Ballard reminds listeners: “Set goals that are well balanced—not too many nor too few, and not too high nor too low. Write down your attainable goals and work on them according to their importance. Pray for divine guidance in your goal setting” (April 1987).

Ballard also helps me understand family priorities:

When [you] make family and religious commitments
. . . societies at large are strengthened as families grow.stronger.

Commitments to family and values are the basic cause. Nearly everything else is effect.

. . .

So the bad news is that family breakdown is causing a host of societal and economic ills.

But the good news is that, like any cause and effect, those ills can be reversed if what is causing them is changed.

Inequities are resolved by living correct principles and values.  If we will devote ourselves to this cause, we will improve every other aspect of our lives”
(April 2012). 

Family and marriage relationships are work, but are critical to eternal happiness.

It is important to accept and validate feelings and feedback conveyed from all with whom we interact. Just like our niece’s baby really didn’t have a way to let anyone know he was going through a painful experience, our loved ones many not be able to send their message in a way we easily understand.

They may only be able to cry out, and we may misunderstand intent, desires, needs, expectations, and feelings. They need comfort.

Concern for, and consideration of others replaces the hatred and hostility of enmity with charity and compassion. Service and gratitude soften our hearts and theirs, promote patience, and foster the forgiveness toward others that (with inexpressible gratitude) we begin to recognize as necessary, and seek for self in submissive obedience to a loving Father; God, the Father of all.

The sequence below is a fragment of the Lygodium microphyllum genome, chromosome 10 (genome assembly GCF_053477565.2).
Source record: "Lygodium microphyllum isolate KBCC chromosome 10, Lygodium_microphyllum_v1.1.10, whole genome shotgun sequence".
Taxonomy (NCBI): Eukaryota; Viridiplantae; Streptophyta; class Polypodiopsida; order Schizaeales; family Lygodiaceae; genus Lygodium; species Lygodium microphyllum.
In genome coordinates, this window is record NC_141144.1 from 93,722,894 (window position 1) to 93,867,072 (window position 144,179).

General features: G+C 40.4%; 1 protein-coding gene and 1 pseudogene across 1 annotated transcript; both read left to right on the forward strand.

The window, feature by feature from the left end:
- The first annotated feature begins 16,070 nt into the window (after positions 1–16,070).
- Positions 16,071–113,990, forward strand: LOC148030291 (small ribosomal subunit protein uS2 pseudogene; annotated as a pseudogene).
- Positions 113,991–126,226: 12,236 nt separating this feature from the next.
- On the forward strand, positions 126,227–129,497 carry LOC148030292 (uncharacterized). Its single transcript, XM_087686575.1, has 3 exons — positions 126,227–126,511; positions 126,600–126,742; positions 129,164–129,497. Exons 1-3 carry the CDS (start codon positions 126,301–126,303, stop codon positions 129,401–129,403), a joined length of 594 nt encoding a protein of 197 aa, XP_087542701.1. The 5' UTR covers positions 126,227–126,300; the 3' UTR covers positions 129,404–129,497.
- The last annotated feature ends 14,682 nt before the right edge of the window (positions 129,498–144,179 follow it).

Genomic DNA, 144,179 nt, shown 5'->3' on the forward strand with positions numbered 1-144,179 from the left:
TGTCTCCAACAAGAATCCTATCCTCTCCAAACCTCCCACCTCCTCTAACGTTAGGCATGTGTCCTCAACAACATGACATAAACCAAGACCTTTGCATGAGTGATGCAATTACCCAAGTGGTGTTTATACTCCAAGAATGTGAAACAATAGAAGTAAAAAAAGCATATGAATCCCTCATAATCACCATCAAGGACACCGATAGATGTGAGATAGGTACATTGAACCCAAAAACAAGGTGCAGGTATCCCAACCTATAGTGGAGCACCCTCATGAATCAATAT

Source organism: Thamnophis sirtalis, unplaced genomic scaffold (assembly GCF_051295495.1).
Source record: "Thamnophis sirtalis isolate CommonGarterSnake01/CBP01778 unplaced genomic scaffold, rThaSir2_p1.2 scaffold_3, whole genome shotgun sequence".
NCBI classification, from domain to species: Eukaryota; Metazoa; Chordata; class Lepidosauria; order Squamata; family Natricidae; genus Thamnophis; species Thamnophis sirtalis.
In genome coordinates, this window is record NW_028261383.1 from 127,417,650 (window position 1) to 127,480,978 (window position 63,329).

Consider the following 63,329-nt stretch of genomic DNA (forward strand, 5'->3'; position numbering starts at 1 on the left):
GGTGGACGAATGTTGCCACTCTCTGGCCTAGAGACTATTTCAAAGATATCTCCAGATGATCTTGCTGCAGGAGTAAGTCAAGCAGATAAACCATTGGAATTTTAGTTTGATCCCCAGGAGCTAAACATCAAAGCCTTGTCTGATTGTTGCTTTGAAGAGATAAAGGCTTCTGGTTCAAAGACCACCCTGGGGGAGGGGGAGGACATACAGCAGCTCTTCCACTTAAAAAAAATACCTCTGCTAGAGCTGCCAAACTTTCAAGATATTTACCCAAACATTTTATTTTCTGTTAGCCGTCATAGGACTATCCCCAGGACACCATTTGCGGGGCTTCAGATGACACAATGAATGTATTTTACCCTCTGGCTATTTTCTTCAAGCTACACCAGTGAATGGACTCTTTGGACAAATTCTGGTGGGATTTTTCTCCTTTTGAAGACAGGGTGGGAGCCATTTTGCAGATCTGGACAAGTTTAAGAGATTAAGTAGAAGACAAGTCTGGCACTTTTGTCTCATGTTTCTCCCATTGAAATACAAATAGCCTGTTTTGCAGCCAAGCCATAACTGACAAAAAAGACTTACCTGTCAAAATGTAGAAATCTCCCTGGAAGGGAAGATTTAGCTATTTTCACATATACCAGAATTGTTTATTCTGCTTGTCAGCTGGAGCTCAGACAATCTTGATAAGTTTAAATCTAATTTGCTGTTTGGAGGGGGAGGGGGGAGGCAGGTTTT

Elder M. Russell Ballard of the Quorum of the Twelve Apostles, “Keeping Life’s Demands In Balance,”157th Annual  General Conference, April 1987

Elder M. Russell Ballard, "That the Lost May Be Found," 1 April 2012, or  May Ensign, pages 98.

Elder Quentin L Cook, of the Quorum of the Twelve Apostles, “Can Ye Feel So Now?” 182nd Semi-annual General Conference, 6 October 2012    

Goddard, H. W. (2007). Drawing heaven into your marriage: powerful principles with eternal results. Fairfax, VA: Meridian Pub.

[i] President Ezra Taft Benson delivered "Cleansing the Inner VesselApril 1986. And then reiterated and expanded his teachings April 1989 when he requested Gordon B. Hinckley, first counselor in the First Presidency of The Church of Jesus Christ of Latter-day Saints, to read “Beware of Pride in his behalf.